Honey and bees, an unsuspected process When we taste this delicious nectar that is honey, we don’t necessarily imagine all the work that goes into it. Honey is the result of the transformation of flower nectar and insect honeydew by bees. The latter gather nectar from the flowers to make honey. And it is then in their hive that they preserve this exquisite liquid that we come to collect. So let’s see how bees make this precious treasure through the honey making process.
Honey and bees
How do bees harvest honey?
First, the bees go out to collect pollen from flowers and plants. Pollen is a vital element for the whole hive, it is the main source of proteins. it is mainly used for the production of larval balls to feed the young larvae. By harvesting it, they also help to pollinate honey flowers and honey plants and participate in the reproduction of flowers. The latter produce nectar to attract insects and allow them to reproduce. Pollen is deposited on the pistil of the flower to facilitate fertilization and plant reproduction.
At the same time, the bees collect the flower nectar. To do this, they insert their tongue into the flower to suck the nectar. They come to store their harvest in their crop which is a special pocket placed at the base of their digestive tract. Within this pocket, the nectar slowly begins to transform thanks to the work of an enzyme.
The transmission of nectar in the hive
The bees then return to their hive to transfer the nectar to the recipient bees. They act by trophallaxis, i.e.they regurgitate the nectar located in the crop to be able to give it to other bees. This is how the transformation process within the hive can begin.
The transformation by the bees
The role of worker bees
After the recipients have received the future honey, it is the workers ‘ turn to take care of the nectar. The worker bees pass the honey from ruffle to ruffle and from saliva to saliva.
The transformation process of honey
Thanks to theenzyme present in their mouth and their jabot, the invertase, the saccharose present in the nectar is gradually transformed into glucose and fructose which are more digestible. Glucose is also modified by another enzyme, glucose oxidase. This last one brings to honey its acid side. This acidity is due to the gluconic acid which is the component that gives honey its anti-inflammatory and disinfectant properties. This is what prevents the proliferation of bacteria. Glucose oxidase also produces hydrogen peroxide, which preserves the honey and protects it during its maturation process. Hydrogen peroxide acts as an oxidant.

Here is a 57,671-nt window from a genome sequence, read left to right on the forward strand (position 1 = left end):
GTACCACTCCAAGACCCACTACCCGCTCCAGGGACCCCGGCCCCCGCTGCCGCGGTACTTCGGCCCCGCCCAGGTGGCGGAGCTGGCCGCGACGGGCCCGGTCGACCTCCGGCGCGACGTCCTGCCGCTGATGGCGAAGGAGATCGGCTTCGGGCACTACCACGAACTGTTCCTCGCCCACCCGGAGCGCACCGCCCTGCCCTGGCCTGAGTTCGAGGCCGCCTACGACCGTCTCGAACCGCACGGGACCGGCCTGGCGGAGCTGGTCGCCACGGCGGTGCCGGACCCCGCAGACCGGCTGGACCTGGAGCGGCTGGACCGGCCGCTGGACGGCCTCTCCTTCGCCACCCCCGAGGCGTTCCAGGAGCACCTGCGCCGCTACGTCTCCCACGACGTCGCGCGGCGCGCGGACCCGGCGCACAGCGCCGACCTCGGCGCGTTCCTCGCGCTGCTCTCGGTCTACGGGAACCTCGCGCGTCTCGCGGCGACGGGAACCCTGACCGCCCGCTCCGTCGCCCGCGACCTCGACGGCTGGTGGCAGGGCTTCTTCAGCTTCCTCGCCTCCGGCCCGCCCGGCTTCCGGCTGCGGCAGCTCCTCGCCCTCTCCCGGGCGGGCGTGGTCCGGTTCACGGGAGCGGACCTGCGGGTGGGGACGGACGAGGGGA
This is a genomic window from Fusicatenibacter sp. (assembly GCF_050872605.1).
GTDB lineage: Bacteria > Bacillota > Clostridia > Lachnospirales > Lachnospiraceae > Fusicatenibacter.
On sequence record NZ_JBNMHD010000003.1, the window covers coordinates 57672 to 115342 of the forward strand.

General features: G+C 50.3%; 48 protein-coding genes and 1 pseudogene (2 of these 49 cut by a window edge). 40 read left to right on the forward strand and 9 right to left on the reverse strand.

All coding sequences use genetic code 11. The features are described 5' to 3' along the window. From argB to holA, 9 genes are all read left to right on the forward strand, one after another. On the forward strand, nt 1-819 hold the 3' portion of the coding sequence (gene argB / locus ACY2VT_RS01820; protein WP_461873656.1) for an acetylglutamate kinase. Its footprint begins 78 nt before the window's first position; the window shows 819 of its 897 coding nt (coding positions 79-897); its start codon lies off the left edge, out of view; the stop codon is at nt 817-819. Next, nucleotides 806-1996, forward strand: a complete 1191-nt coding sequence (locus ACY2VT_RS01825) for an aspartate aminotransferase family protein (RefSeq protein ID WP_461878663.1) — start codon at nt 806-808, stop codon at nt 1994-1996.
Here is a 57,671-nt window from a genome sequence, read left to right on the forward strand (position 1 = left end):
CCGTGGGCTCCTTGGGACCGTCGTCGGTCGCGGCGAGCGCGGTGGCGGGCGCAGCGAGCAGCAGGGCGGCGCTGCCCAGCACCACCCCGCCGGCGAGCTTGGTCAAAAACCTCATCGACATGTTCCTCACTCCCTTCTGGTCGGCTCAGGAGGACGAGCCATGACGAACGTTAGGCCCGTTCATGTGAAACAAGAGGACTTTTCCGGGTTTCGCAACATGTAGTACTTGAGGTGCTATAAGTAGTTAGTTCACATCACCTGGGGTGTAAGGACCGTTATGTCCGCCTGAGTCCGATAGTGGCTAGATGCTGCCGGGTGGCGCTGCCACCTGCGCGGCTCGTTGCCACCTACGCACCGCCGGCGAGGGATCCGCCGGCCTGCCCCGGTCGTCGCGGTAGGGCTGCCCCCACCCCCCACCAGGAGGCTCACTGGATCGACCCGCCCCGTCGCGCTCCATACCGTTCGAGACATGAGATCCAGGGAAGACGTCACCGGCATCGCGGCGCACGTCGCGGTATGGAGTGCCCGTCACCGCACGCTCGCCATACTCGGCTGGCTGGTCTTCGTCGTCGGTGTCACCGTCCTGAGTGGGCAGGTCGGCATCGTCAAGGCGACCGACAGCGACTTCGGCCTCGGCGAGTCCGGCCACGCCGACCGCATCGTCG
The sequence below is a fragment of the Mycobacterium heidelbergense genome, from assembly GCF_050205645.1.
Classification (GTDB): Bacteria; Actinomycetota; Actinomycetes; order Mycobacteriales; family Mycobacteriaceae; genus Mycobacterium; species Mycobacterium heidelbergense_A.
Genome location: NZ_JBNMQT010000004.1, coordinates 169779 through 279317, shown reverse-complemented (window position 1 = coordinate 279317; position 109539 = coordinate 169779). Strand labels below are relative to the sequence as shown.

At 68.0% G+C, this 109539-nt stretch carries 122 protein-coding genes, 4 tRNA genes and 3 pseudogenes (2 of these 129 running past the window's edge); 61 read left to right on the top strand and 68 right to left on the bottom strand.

The storage and use of honey in the hive
The process of honey storage
After passing through the workers, the honey is inserted into the cells of the hive. Once it is deposited in the warm hive, the bees will fan it to lower the water content. The hive can reach up to 30 degrees in winter thanks to the bees’ movements that will vibrate their muscles. The alveoli are aerated by the ventilators to facilitate this process. In the end, the moisture present in the honey represents only 20% at most. Ideally, it should be less than 18% of the honey.
If you are interested, you can see our article on honey preservation.
How do bees preserve honey?
Once the honey is dry and ready to be stabilized, the workers come and close the cells by sealing them with an impermeable wax cover. This last step allows to protect the honey from the ambient humidity of the outside air. Once the honey is protected by this thin film of wax and stabilized, it will continue its maturation process and thus, it will not risk being altered. The invertase produced during the transformation process of honey continues to act during its conservation and maturation. It is even found inhoney as we consume it.
Can honey crystallize in the hive?
The phenomenon of crystallization is a normal phenomenon that can also occur in the hives. The nectar being composed of glucose and fructose it can crystallize. Moreover, beekeepers are particularly afraid of spring honey which is loaded with glucose and has a strong tendency to crystallize. Beekeepers are particularly careful because honey crystallized in the frames of the supers is difficult or impossible to harvest.
Why do bees store honey?
If bees produce honey, it is to feed the larvae first. But they also use it to feed themselves in case of confinement during rain or cold. Although the bees are active in winter, they have a stockpile of food so that the bees that are born in winter can feed.
You will have understood, honey and bees are inseparable for their survival, pollination but especially for the diversity of our vegetables and fruits and our greatest pleasure. It is a unique substance surprising by the flavors that nature offers us. It is precious plant gold for us and the bees, used for centuries for its sugar. Let’s protect nature and bees.